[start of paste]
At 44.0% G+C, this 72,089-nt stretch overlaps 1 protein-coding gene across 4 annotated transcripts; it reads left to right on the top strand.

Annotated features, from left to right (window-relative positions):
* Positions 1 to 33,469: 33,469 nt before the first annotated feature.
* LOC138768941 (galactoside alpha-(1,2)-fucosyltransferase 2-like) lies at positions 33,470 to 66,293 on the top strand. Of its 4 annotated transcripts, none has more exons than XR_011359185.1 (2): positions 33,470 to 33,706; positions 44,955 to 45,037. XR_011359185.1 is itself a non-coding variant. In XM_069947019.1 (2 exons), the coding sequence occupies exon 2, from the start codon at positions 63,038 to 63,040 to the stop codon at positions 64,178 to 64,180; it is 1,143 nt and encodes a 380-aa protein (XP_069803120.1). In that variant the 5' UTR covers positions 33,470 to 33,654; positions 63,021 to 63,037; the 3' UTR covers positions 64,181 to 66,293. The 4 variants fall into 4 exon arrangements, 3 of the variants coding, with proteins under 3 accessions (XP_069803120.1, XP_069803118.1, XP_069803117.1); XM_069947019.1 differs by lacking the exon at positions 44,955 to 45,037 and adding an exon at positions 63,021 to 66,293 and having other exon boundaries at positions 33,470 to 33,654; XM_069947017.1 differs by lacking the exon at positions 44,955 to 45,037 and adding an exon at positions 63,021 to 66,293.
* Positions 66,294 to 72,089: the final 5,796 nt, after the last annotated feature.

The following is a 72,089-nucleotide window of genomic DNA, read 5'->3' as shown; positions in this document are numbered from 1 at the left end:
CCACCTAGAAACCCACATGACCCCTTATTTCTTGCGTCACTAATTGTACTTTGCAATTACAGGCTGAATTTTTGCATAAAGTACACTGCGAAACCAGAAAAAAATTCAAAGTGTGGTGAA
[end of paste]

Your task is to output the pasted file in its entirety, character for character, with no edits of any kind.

At 44.0% G+C, this 72,089-nt stretch overlaps 1 protein-coding gene across 4 annotated transcripts; it reads left to right on the top strand.

Annotated features, from left to right (window-relative positions):
* Positions 1 to 33,469: 33,469 nt before the first annotated feature.
* LOC138768941 (galactoside alpha-(1,2)-fucosyltransferase 2-like) lies at positions 33,470 to 66,293 on the top strand. Of its 4 annotated transcripts, none has more exons than XR_011359185.1 (2): positions 33,470 to 33,706; positions 44,955 to 45,037. XR_011359185.1 is itself a non-coding variant. In XM_069947019.1 (2 exons), the coding sequence occupies exon 2, from the start codon at positions 63,038 to 63,040 to the stop codon at positions 64,178 to 64,180; it is 1,143 nt and encodes a 380-aa protein (XP_069803120.1). In that variant the 5' UTR covers positions 33,470 to 33,654; positions 63,021 to 63,037; the 3' UTR covers positions 64,181 to 66,293. The 4 variants fall into 4 exon arrangements, 3 of the variants coding, with proteins under 3 accessions (XP_069803120.1, XP_069803118.1, XP_069803117.1); XM_069947019.1 differs by lacking the exon at positions 44,955 to 45,037 and adding an exon at positions 63,021 to 66,293 and having other exon boundaries at positions 33,470 to 33,654; XM_069947017.1 differs by lacking the exon at positions 44,955 to 45,037 and adding an exon at positions 63,021 to 66,293.
* Positions 66,294 to 72,089: the final 5,796 nt, after the last annotated feature.

The following is a 72,089-nucleotide window of genomic DNA, read 5'->3' as shown; positions in this document are numbered from 1 at the left end:
CCACCTAGAAACCCACATGACCCCTTATTTCTTGCGTCACTAATTGTACTTTGCAATTACAGGCTGAATTTTTGCATAAAGTACACTGCGAAACCAGAAAAAAATTCAAAGTGTGGTGAA